"When you live in the flatlands, you see the horizon," reflects Matteo Lunelli, president and CEO of Ferrari Trento winery and CEO of the Lunelli Group. He does not live in the flatlands, but among the high peaks of the northern Italian city of Trento, where the view is both stunning and disorienting: "In the middle of the mountains, your horizon is completely changing and moving. It's a sensation that I personally love—for me, that's my home."
In 2003, Matteo, now 45, left a career at Goldman Sachs in London to join the family wine estate, one of Italy's most consistently excellent producers of sparkling wine. His wife, Valentina, 45, hoped to settle in the city, whereas Matteo wanted the country. Ultimately, they struck a compromise: They'd move into the urbane, modern duplex penthouse of a six-story building in the heart of historic Trento, surrounded by mountains. There was just one catch: That duplex didn't yet exist.
But the building did. A centuries-old palazzo turned hotel, it had been bombed and heavily damaged during World War II. In 1954, a renovation added a fifth and sixth floor. The Lunellis' real estate concern bought the building in 1993, converting it into rental apartments, and Matteo and Valentina moved into a top-floor unit in 2003. Six years later, they bought the top two stories, rolled up their sleeves and prepared to combine four modest apartments into one roomy residence.
"When you build [a home] not from scratch but from an existing situation, it is not an easy project," Matteo says. "It was very complicated." The process took two years.
The Lunellis worked with noted architect Matteo Thun to let the rugged surroundings into the apartment. Thanks to the previous midcentury renovation, there were already bigger windows than are typical of old buildings. "It's a warm apartment but with a lot of light," Valentina says. Under Thun's direction, frameless Sky-Frame sliding doors were installed to connect the living room to a large deck, and the floor-to-ceiling window in the kitchen makes it feel as though you're outside and inside simultaneously.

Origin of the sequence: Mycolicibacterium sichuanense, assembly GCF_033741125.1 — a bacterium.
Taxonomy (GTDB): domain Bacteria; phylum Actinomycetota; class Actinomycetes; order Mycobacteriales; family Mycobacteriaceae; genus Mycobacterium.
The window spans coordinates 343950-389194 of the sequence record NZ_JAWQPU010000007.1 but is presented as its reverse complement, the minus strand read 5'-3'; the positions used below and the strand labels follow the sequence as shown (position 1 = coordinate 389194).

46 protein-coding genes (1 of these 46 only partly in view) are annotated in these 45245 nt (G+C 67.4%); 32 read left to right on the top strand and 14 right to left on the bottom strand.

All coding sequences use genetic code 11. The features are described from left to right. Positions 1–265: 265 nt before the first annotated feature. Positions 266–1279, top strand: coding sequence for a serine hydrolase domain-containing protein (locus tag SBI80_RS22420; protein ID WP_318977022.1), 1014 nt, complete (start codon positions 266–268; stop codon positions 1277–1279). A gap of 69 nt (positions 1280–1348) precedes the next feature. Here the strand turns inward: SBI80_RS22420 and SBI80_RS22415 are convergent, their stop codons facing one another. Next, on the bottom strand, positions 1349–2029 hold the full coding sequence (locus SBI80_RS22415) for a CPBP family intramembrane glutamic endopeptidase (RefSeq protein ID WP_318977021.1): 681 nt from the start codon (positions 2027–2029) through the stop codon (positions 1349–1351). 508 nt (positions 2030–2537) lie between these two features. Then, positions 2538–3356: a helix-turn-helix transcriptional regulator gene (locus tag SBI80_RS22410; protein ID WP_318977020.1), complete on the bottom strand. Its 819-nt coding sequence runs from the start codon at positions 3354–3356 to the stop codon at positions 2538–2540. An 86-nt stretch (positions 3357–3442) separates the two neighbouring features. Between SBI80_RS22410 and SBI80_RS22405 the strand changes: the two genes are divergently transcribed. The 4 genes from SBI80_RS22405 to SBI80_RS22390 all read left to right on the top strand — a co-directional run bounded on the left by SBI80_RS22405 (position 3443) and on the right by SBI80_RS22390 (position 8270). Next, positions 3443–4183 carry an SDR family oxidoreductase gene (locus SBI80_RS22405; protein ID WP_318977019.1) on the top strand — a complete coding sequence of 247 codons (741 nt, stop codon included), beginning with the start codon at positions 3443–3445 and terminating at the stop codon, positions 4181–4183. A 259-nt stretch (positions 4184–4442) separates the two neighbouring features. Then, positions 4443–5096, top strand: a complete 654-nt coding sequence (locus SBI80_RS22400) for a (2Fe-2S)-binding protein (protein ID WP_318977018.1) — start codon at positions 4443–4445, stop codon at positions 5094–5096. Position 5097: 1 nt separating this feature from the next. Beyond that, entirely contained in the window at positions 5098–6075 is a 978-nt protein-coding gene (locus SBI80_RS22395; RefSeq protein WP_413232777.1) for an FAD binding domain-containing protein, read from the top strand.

The kitchen is a high-gloss matrix of geometric precision, with bits of texture and warmth from a reclaimed-wood table and an eye-catching column wrapped in porcelain tiles. "We had to have a column from a structural point of view," Matteo explains. So they turned it into a design element.
Valentina feeds the family "a typical Mediterranean cuisine," she says. You won't find much butter in her kitchen, but there's plenty of good olive oil for "very simple cooking but with very good materia prima." And Matteo has a couple pasta dishes up his sleeve: During truffle season, he makes tagliolini al tartufo, and an Ischian chef friend, Nino di Costanzo, taught him and the kids—Riccardo, 14, and Vittoria, 12—to perfect their pasta al pomodoro.
Matteo is a great fan of the Italian convention of aperitivo, or predinner snacks and wine. He collects specialty products from all over Italy—Calvisius caviar from the town of Calvisano, Cerignola olives, the Parma salumi culatello, cured Sardinian bluefin tuna, Neapolitan bufala mozzarella, Frantoia Muraglia olive oil from Puglia—all of which winds up at aperitivo hour, paired with a dry sparkler.
The greater part of the Lunellis' wine collection resides in off-site storage, but they cellar about 300 bottles in the basement of the apartment building, which is mercifully dark, cool and constant. A small stash of drink-now bottles live in a Gaggenau wine cooler in the kitchen.
They love to collect wines from their children's birth years. From Riccardo's vintage of 2004, there's Tenuta San Leonardo and the Lunellis' own top bottling, Giulio Ferrari Riserva del Fondatore, aged for 10 years before release. From 2006, Vittoria's birth year, there's Giulio Ferrari Rosé, the first vintage-dated bottling of that cuvée, and Sassicaia.
Matteo has also managed to amass holdings from his own birth year, 1974, including Gaja Barbaresco, Mastroberardino Taurasi, Col d'Orcia Brunello di Montalcino and Bertani Amarone della Valpolicella Classico Superiore. "It's not because it was an amazing vintage," he says, "but there are some very good wines still from 1974. It's always fascinating to think about a wine which has your own age."
The Lunellis enjoy their aperitivo on the deck during milder weather, but during chilly northern Italian winters, they gravitate to the kitchen. "It's natural that it is the heart of the house," Matteo says. "It's part of the Italian culture, in a sense, but also because of what we do." Here, with a glass of bubbly in hand, the horizon shifting around them, the Lunellis are home.
Photos by Stefano Scatà; click any image to enlarge